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When Joseph Ottokar Cadek, a brilliant young violinist, boarded a ship for America in 1892, he began an adventure that would bring a musical culture to enrich the lives of Chattanoogans for decades to come.

Joseph was born in 1868 in Prague, Bohemia, an important music capital of Europe, where the best performing artists, composers and teachers of the day gathered at its conservatory. Excited by the rich musical life of Prague, young Joseph was admitted to the conservatory at age 11. He excelled, and by the time he graduated at age 17, the young violinist was performing with Prague orchestras under the baton of major conductors including Gustav Mahler.

Following service in the Austrian army, he began his musical career as concertmaster of the Lucerne, Switzerland, Symphony. His first stop after crossing the Atlantic Ocean at age 24 was Boston, then the musical capital of the United States, where he performed as the solo violinist in Bosmer's Orchestra.

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Harold Cadek, director of Cadek Conservatory from 1933 to 1967.

His talent and reputation in Boston created an opportunity to come south to lead an orchestra performing at the swank Lookout Inn, a popular destination for tourists and travelers on Lookout Mountain. Young Joseph fell in love with the beauty of the Chattanooga countryside, seeing its resemblance to his birthplace in Prague, a river city in a valley surrounded by green hills.

Returning to Switzerland, Joseph married his French sweetheart, Marguerite Girard, and brought her to Chattanooga. Once settled, his virtuoso performances delighted audiences throughout the country, taking him to Washington, where he played for President and Mrs. William McKinley at the White House.

After teaching at the Southern School in Chattanooga, Joseph, the entrepreneur, recognized the opportunity to develop a conservatory of musical arts providing the highest quality of study and performance. With encouragement from community leaders, he purchased the building owned by the Mizpah Congregation at 421 Walnut St. and founded the Cadek Conservatory in 1904.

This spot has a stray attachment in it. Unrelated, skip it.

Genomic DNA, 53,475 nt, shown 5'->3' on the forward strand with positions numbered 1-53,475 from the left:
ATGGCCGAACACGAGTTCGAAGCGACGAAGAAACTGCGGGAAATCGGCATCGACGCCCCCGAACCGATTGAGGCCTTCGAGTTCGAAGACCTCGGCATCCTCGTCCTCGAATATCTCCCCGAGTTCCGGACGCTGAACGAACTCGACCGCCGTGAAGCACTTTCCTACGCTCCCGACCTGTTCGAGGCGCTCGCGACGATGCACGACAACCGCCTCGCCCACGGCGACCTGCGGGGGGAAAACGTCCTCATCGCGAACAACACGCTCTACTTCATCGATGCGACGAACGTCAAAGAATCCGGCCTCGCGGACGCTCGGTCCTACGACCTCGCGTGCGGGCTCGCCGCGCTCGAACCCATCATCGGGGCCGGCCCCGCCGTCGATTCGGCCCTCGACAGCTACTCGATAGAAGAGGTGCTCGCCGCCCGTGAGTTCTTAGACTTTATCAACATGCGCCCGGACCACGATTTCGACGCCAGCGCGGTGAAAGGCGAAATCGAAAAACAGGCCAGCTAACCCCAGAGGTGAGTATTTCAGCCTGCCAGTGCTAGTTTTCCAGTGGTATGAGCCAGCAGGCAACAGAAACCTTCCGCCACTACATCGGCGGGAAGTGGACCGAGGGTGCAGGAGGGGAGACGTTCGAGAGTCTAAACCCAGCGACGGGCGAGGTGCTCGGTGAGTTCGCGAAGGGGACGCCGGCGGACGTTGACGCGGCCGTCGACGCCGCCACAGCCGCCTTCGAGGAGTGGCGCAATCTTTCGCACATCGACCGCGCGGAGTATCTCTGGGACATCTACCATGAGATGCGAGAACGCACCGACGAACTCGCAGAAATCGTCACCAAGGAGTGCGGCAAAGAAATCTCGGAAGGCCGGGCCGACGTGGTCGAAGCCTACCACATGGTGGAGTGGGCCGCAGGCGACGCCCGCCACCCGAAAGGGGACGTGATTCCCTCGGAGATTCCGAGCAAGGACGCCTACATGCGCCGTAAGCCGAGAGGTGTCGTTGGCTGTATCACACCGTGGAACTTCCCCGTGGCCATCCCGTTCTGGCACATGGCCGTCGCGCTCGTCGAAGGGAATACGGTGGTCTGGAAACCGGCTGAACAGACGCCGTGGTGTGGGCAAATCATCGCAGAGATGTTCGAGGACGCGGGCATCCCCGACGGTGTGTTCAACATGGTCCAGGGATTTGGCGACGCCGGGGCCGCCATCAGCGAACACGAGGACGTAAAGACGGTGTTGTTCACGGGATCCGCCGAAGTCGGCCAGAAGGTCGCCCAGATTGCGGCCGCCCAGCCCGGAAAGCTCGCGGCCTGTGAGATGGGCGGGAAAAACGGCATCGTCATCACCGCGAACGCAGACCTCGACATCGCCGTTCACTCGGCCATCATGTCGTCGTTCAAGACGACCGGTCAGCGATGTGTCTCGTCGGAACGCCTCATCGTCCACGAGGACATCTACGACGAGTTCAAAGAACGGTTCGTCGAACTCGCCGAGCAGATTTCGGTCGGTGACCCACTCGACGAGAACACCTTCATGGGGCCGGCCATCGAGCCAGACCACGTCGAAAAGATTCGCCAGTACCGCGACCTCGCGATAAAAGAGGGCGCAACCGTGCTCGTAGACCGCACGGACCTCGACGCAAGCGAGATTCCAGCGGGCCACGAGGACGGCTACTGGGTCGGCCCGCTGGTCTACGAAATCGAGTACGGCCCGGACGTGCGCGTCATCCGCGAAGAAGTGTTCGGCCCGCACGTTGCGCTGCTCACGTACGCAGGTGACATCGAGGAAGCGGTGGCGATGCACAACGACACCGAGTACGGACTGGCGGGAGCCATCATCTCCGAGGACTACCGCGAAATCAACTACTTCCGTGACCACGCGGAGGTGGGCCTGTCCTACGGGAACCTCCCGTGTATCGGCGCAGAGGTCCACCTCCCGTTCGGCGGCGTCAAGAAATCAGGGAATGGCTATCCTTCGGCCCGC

Joseph had experienced the best musical artists of the day in Europe and understood the significance of bringing the best to perform for audiences. Knowing that Chattanooga's extensive rail system could bring his artists here, Joseph established the Cadek Subscription Concert Series and invited acclaimed musical figures with national and international reputations to perform in his adopted river city.

Audiences flocked to hear the greats including Paderewski, Melba, Caruso, Ysaye, Kreisler, Rachmaninoff and the New York Symphony. These initiatives led to the creation of several performing arts organizations, including the Chattanooga Symphony and the Chattanooga Opera.

Joseph's first student at the conservatory was S. Bartow Strang, a respected attorney who practiced law in Chattanooga and was active in civic affairs. Strang became the first president of the Cadek Conservatory of Music.

During the early years of the conservatory, Marguerite and Joseph raised four musical children, Ottokar, Lillian, Harold and Theodora. Every night the children would share practice time on the two pianos in the family living room. After music lessons, Marguerite read German-language books of mystery and adventure to them. Both parents and children spoke English and German.

All of Joseph's children became musically distinguished. The eldest son, Ottokar, excelled on the violin and left home to study in New York, where he formed the New York Quartet. Ottokar toured and performed extensively before becoming distinguished professor of violin and artist performer at the University of Alabama. Joseph's daughter Lillian, violinist and pianist, remained in Chattanooga to teach at the conservatory and play in the Chattanooga Symphony.

Joseph sent Harold to New York and Europe to study piano and cello under master teachers of the day. On returning to Chattanooga, Harold became a performer and teacher of both instruments. From 1933 to 1967 (after Joseph's death in 1927), Harold became director of Cadek Conservatory. From 1933 to 1967, he performed as first cellist with the Chattanooga Symphony. In 1945, he became dean of the Cadek Department of Music at the University of Chattanooga.

Affiliated with the university since 1935, the conservatory merged with the University of Chattanooga in 1948, resulting in a union dedicated to the growth of musical arts in Chattanooga by keeping the Cadek legacy alive. Cadek's musical culture and artistic excellence has enriched thousands of students over the decades.

Deanne Werner Irvine studied at Cadek Conservatory. A professional musician, she has taught at the conservatory and UTC for many years. For more, visit Chattahistoricalassoc.org or call LaVonne Jolley 423-886-2090.

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